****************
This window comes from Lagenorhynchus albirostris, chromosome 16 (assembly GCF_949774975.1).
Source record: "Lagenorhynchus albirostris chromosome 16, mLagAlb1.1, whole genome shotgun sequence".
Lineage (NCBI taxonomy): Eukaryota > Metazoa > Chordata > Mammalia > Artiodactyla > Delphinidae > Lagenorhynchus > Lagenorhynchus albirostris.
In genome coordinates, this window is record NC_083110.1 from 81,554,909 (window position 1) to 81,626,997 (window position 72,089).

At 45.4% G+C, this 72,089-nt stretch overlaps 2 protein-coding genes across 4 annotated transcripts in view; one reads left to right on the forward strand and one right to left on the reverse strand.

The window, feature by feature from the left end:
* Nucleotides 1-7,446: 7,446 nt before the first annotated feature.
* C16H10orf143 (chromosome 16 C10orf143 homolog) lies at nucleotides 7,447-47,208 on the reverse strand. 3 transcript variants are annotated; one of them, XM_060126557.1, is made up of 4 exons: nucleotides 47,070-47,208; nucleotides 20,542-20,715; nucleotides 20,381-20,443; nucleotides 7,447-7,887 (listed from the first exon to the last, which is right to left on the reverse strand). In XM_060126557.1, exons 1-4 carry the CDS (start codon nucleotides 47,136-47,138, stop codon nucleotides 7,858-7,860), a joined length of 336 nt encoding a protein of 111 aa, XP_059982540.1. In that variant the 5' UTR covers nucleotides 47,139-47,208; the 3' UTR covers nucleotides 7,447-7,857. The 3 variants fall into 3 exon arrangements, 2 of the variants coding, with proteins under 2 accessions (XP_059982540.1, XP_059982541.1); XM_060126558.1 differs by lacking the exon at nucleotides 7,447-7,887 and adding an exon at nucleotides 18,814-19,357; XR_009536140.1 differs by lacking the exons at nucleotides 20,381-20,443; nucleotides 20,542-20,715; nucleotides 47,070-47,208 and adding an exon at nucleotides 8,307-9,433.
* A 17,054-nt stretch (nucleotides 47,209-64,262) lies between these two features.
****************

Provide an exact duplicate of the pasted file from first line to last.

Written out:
This window comes from Lagenorhynchus albirostris, chromosome 16 (assembly GCF_949774975.1).
Source record: "Lagenorhynchus albirostris chromosome 16, mLagAlb1.1, whole genome shotgun sequence".
Lineage (NCBI taxonomy): Eukaryota > Metazoa > Chordata > Mammalia > Artiodactyla > Delphinidae > Lagenorhynchus > Lagenorhynchus albirostris.
In genome coordinates, this window is record NC_083110.1 from 81,554,909 (window position 1) to 81,626,997 (window position 72,089).

At 45.4% G+C, this 72,089-nt stretch overlaps 2 protein-coding genes across 4 annotated transcripts in view; one reads left to right on the forward strand and one right to left on the reverse strand.

The window, feature by feature from the left end:
* Nucleotides 1-7,446: 7,446 nt before the first annotated feature.
* C16H10orf143 (chromosome 16 C10orf143 homolog) lies at nucleotides 7,447-47,208 on the reverse strand. 3 transcript variants are annotated; one of them, XM_060126557.1, is made up of 4 exons: nucleotides 47,070-47,208; nucleotides 20,542-20,715; nucleotides 20,381-20,443; nucleotides 7,447-7,887 (listed from the first exon to the last, which is right to left on the reverse strand). In XM_060126557.1, exons 1-4 carry the CDS (start codon nucleotides 47,136-47,138, stop codon nucleotides 7,858-7,860), a joined length of 336 nt encoding a protein of 111 aa, XP_059982540.1. In that variant the 5' UTR covers nucleotides 47,139-47,208; the 3' UTR covers nucleotides 7,447-7,857. The 3 variants fall into 3 exon arrangements, 2 of the variants coding, with proteins under 2 accessions (XP_059982540.1, XP_059982541.1); XM_060126558.1 differs by lacking the exon at nucleotides 7,447-7,887 and adding an exon at nucleotides 18,814-19,357; XR_009536140.1 differs by lacking the exons at nucleotides 20,381-20,443; nucleotides 20,542-20,715; nucleotides 47,070-47,208 and adding an exon at nucleotides 8,307-9,433.
* A 17,054-nt stretch (nucleotides 47,209-64,262) lies between these two features.